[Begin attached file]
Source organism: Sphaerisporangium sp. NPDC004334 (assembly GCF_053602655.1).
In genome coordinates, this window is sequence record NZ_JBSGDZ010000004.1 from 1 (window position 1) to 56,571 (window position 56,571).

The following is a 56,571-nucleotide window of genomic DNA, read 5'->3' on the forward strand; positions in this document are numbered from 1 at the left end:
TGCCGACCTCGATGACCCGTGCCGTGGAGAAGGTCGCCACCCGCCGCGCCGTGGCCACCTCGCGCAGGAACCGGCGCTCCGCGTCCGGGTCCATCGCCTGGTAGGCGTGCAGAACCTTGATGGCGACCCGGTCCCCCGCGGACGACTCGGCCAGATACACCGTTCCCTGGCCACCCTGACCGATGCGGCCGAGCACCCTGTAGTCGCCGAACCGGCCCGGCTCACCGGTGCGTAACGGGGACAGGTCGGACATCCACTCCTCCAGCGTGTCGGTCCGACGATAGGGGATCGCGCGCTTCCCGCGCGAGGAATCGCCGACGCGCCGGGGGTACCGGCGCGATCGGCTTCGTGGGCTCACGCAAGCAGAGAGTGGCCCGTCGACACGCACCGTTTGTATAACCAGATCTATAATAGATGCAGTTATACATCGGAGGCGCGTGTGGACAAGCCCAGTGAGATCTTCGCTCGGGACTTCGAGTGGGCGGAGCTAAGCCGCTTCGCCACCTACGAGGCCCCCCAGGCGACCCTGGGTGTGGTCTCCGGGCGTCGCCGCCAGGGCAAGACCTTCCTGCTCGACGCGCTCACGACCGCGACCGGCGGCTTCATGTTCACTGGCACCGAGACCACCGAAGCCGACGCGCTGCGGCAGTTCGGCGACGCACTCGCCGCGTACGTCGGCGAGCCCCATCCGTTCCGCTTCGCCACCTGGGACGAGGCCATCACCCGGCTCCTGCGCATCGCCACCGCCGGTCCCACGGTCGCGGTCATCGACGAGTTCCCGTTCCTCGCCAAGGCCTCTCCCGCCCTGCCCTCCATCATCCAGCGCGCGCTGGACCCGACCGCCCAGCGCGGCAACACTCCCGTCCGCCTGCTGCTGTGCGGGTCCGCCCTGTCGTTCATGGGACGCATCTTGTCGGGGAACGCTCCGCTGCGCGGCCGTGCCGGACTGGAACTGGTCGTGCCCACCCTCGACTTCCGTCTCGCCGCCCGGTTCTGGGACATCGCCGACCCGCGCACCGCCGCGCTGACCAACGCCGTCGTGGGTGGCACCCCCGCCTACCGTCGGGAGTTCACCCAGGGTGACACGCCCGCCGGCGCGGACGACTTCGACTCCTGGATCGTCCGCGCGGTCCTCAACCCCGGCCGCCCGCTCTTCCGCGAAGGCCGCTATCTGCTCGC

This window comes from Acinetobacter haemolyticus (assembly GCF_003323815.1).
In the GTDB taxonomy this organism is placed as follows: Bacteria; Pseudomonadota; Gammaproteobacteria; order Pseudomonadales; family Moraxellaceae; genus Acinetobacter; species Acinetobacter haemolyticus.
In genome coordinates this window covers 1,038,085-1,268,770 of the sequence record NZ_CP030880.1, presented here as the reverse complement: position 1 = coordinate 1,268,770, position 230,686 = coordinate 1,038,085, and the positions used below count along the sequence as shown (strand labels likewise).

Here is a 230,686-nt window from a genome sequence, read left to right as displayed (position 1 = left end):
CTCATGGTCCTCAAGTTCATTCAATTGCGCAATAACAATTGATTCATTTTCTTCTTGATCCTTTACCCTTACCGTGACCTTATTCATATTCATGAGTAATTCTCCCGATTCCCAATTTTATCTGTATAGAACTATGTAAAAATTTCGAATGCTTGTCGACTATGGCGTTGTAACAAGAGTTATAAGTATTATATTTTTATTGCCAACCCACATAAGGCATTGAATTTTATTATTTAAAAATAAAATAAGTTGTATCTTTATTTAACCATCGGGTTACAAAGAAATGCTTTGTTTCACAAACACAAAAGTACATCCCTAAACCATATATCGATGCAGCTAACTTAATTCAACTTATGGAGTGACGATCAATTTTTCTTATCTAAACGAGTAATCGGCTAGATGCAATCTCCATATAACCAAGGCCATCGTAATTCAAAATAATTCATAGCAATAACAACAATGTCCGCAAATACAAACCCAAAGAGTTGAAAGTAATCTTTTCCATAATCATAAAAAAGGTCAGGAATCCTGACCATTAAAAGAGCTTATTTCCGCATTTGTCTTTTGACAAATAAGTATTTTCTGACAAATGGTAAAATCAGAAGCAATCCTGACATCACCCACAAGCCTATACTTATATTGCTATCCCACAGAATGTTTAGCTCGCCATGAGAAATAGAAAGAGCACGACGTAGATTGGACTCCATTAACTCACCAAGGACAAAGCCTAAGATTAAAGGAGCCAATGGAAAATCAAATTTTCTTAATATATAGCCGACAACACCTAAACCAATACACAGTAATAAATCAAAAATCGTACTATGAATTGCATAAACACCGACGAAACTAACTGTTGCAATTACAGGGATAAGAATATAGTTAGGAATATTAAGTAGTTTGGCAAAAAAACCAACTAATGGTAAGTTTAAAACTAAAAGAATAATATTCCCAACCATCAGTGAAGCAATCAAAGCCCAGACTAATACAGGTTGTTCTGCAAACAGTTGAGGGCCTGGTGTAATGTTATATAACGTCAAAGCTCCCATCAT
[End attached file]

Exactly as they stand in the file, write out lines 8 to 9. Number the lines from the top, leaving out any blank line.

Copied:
Here is a 230,686-nt window from a genome sequence, read left to right as displayed (position 1 = left end):
CTCATGGTCCTCAAGTTCATTCAATTGCGCAATAACAATTGATTCATTTTCTTCTTGATCCTTTACCCTTACCGTGACCTTATTCATATTCATGAGTAATTCTCCCGATTCCCAATTTTATCTGTATAGAACTATGTAAAAATTTCGAATGCTTGTCGACTATGGCGTTGTAACAAGAGTTATAAGTATTATATTTTTATTGCCAACCCACATAAGGCATTGAATTTTATTATTTAAAAATAAAATAAGTTGTATCTTTATTTAACCATCGGGTTACAAAGAAATGCTTTGTTTCACAAACACAAAAGTACATCCCTAAACCATATATCGATGCAGCTAACTTAATTCAACTTATGGAGTGACGATCAATTTTTCTTATCTAAACGAGTAATCGGCTAGATGCAATCTCCATATAACCAAGGCCATCGTAATTCAAAATAATTCATAGCAATAACAACAATGTCCGCAAATACAAACCCAAAGAGTTGAAAGTAATCTTTTCCATAATCATAAAAAAGGTCAGGAATCCTGACCATTAAAAGAGCTTATTTCCGCATTTGTCTTTTGACAAATAAGTATTTTCTGACAAATGGTAAAATCAGAAGCAATCCTGACATCACCCACAAGCCTATACTTATATTGCTATCCCACAGAATGTTTAGCTCGCCATGAGAAATAGAAAGAGCACGACGTAGATTGGACTCCATTAACTCACCAAGGACAAAGCCTAAGATTAAAGGAGCCAATGGAAAATCAAATTTTCTTAATATATAGCCGACAACACCTAAACCAATACACAGTAATAAATCAAAAATCGTACTATGAATTGCATAAACACCGACGAAACTAACTGTTGCAATTACAGGGATAAGAATATAGTTAGGAATATTAAGTAGTTTGGCAAAAAAACCAACTAATGGTAAGTTTAAAACTAAAAGAATAATATTCCCAACCATCAGTGAAGCAATCAAAGCCCAGACTAATACAGGTTGTTCTGCAAACAGTTGAGGGCCTGGTGTAATGTTATATAACGTCAAAGCTCCCATCAT